Aidan Bindoff

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Aidan Bindoff

Wicking Dementia Research & Education Centre

Room 417-14 (level 4), Medical Science 1, Hobart CBD Campuses

+61 419 507 945 (phone)

Mr Bindoff is a research fellow at the Wicking Dementia Research and Education Centre. He provides statistical support for the multi-disciplinary team at Wicking, with interests in multi-level modelling, Bayesian modelling, machine learning, and network analysis.


Before joining Wicking, Aidan developed a novel method of inferring animal tracks from recorded light data using a Hidden Markov Model. This method is currently being used in marine ecology.

Career summary


BMarSc (1st Class Hons)

A New Method of Geolocation from Noisy Light Data

University of Tasmania



Administrative expertise

Business management, big data management

View more on Mr Aidan Bindoff in WARP


Statistics, Multilevel Models, Big Data Analysis, Text Analysis, Complex Network Analysis, Dementia, Neuroscience, MRI

Current projects

Tasmanian Healthy Brain Project, Understanding Dementia MOOC

Fields of Research

  • Public Health and Health Services (111799)
  • Causes and Prevention of Crime (160201)
  • Health Promotion (111712)
  • Biological Sciences (069999)
  • Biological Psychology (Neuropsychology, Psychopharmacology, Physiological Psychology) (170101)
  • Neurosciences (110999)
  • Health Information Systems (incl. Surveillance) (111711)
  • Natural Language Processing (080107)

Research Objectives

  • Nervous System and Disorders (920111)
  • Crime Prevention (940402)
  • Health Related to Ageing (920502)
  • Palliative Care (920211)
  • Health Education and Promotion (920205)
  • Expanding Knowledge in the Biological Sciences (970106)
  • Criminal Justice (940403)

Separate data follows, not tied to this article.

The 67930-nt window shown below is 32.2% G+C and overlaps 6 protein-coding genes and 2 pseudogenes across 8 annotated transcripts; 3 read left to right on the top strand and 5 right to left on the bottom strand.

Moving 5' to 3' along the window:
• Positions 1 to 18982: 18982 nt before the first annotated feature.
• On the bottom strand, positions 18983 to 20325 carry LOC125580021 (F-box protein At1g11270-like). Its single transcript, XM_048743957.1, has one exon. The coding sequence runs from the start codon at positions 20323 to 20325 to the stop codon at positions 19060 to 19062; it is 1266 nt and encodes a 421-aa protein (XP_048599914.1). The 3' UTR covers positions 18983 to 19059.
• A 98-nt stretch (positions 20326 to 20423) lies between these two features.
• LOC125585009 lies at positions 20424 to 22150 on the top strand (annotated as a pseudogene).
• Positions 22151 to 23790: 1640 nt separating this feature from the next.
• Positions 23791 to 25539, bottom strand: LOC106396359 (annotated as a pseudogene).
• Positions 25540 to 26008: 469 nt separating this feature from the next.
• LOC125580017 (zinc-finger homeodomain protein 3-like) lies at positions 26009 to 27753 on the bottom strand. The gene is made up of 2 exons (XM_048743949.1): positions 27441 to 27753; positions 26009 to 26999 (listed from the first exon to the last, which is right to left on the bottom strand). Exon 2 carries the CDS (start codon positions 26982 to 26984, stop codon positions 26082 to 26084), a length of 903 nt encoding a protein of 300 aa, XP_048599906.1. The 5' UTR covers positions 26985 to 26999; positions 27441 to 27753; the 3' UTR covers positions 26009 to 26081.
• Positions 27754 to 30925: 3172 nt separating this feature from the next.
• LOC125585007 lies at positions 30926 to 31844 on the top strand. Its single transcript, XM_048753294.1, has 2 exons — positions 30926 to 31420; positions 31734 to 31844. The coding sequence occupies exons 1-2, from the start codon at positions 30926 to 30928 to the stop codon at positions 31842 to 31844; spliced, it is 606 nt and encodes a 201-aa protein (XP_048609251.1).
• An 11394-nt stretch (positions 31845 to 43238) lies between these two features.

• Disability and Functional Capacity (920403)


Total publications


Journal Article

(5 outputs)
2018Bindoff AD, Wotherspoon SJ, Guinet C, Hindell MA, 'Twilight-free geolocation from noisy light data', Methods in Ecology and Evolution, 9, (5) pp. 1190-1198. ISSN 2041-210X (2018) [Refereed Article]

DOI: 10.1111/2041-210X.12953 [eCite] [Details]

Citations: Web of Science - 44

Co-authors: Wotherspoon SJ; Hindell MA


2018Tang AD, Bennett W, Hadrill C, Collins J, Fulopova B, et al., 'Low intensity repetitive transcranial magnetic stimulation modulates skilled motor learning in adult mice', Scientific Reports, 8 Article 4016. ISSN 2045-2322 (2018) [Refereed Article]

DOI: 10.1038/s41598-018-22385-8 [eCite] [Details]

Co-authors: Bennett W; Hadrill C; Collins J; Fulopova B; Wills K; Puri R; Garry MI; Hinder MR; Summers JJ; Canty AJ


2018Westbury JL, Gee P, Ling T, Brown DT, Franks KH, et al., 'RedUSe: reducing antipsychotic and benzodiazepine prescribing in residential aged care facilities', Medical Journal of Australia, 208, (9) pp. 398-403. ISSN 0025-729X (2018) [Refereed Article]

DOI: 10.5694/mja17.00857 [eCite] [Details]

Citations: Scopus - 1Web of Science - 1

Co-authors: Westbury JL; Gee P; Ling T; Brown DT; Franks KH; Bindoff I; Peterson GM


2017McInerney F, Doherty K, Bindoff A, Robinson A, Vickers J, 'How is palliative care understood in the context of dementia? Results from a massive open online course', Palliative medicine pp. 1-9. ISSN 0269-2163 (2017) [Refereed Article]

DOI: 10.1177/0269216317743433 [eCite] [Details]

Citations: Scopus - 1Web of Science - 1

Co-authors: McInerney F; Doherty K; Robinson A; Vickers J


2017Ward D, Andel R, Saunders NL, Thow M, Klekociuk SZ, et al., 'The BDNF Val66Met polymorphism moderates the effect of cognitive reserve on 36-month cognitive change in healthy older adults', Alzheimer's & Dementia: Translational Research & Clinical Interventions, 3, (3) pp. 323-331. ISSN 2352-8737 (2017) [Refereed Article]

DOI: 10.1016/j.trci.2017.04.006 [eCite] [Details]

Co-authors: Ward D; Saunders NL; Thow M; Klekociuk SZ; Vickers JC


Conference Publication

(1 outputs)
2017Kirkcaldie MTK, Bindoff AD, Goldberg LM, Robinson AL, Vickers JC, 'Translating dementia knowledge to non-traditional settings and students', Alzheimer's Disease International (ADI), 26-29 April 2017, Kyoto, Japan (2017) [Conference Extract]

[eCite] [Details]

Co-authors: Kirkcaldie MTK; Goldberg LM; Robinson AL; Vickers JC


Grants & Funding

Funding Summary

Number of grants


Total funding



Enhancing Early Detection of Cognitive Impairment in the Criminal Justice System (2017)$5,299
This project scopes a research design to develop a method to enhance early detection of cognitive impairment.
University of Tasmania ($5,299)
Grant-CAL Hothouse Research Enhancement Program
Administered By
University of Tasmania
Research Team
Spiranovic CA; Eckstein LG; McWhirter R; Kirkby KC; Watters P; Vickers JC; Bindoff AD